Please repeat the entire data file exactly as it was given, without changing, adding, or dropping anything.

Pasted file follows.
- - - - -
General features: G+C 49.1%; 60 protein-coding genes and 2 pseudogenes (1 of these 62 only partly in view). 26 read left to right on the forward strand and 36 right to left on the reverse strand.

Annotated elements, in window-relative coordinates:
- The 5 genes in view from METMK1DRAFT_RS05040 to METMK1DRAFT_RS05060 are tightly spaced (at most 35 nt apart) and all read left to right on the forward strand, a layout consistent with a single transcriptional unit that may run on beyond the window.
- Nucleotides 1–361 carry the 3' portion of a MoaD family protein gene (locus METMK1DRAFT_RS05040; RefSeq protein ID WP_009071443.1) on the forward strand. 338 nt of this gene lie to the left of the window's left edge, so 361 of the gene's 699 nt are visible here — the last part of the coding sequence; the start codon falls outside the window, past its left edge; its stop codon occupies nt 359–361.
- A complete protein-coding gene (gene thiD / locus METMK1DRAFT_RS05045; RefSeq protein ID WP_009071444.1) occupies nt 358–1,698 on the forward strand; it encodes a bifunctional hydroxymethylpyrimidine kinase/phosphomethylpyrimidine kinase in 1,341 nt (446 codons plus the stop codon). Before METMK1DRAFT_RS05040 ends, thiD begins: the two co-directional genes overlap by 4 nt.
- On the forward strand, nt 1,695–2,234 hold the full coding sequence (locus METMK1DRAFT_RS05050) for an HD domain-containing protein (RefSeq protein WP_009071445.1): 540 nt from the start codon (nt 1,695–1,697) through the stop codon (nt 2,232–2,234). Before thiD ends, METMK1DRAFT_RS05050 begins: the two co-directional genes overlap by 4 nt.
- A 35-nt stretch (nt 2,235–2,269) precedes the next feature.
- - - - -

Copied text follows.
General features: G+C 49.1%; 60 protein-coding genes and 2 pseudogenes (1 of these 62 only partly in view). 26 read left to right on the forward strand and 36 right to left on the reverse strand.

Annotated elements, in window-relative coordinates:
- The 5 genes in view from METMK1DRAFT_RS05040 to METMK1DRAFT_RS05060 are tightly spaced (at most 35 nt apart) and all read left to right on the forward strand, a layout consistent with a single transcriptional unit that may run on beyond the window.
- Nucleotides 1–361 carry the 3' portion of a MoaD family protein gene (locus METMK1DRAFT_RS05040; RefSeq protein ID WP_009071443.1) on the forward strand. 338 nt of this gene lie to the left of the window's left edge, so 361 of the gene's 699 nt are visible here — the last part of the coding sequence; the start codon falls outside the window, past its left edge; its stop codon occupies nt 359–361.
- A complete protein-coding gene (gene thiD / locus METMK1DRAFT_RS05045; RefSeq protein ID WP_009071444.1) occupies nt 358–1,698 on the forward strand; it encodes a bifunctional hydroxymethylpyrimidine kinase/phosphomethylpyrimidine kinase in 1,341 nt (446 codons plus the stop codon). Before METMK1DRAFT_RS05040 ends, thiD begins: the two co-directional genes overlap by 4 nt.
- On the forward strand, nt 1,695–2,234 hold the full coding sequence (locus METMK1DRAFT_RS05050) for an HD domain-containing protein (RefSeq protein WP_009071445.1): 540 nt from the start codon (nt 1,695–1,697) through the stop codon (nt 2,232–2,234). Before thiD ends, METMK1DRAFT_RS05050 begins: the two co-directional genes overlap by 4 nt.
- A 35-nt stretch (nt 2,235–2,269) precedes the next feature.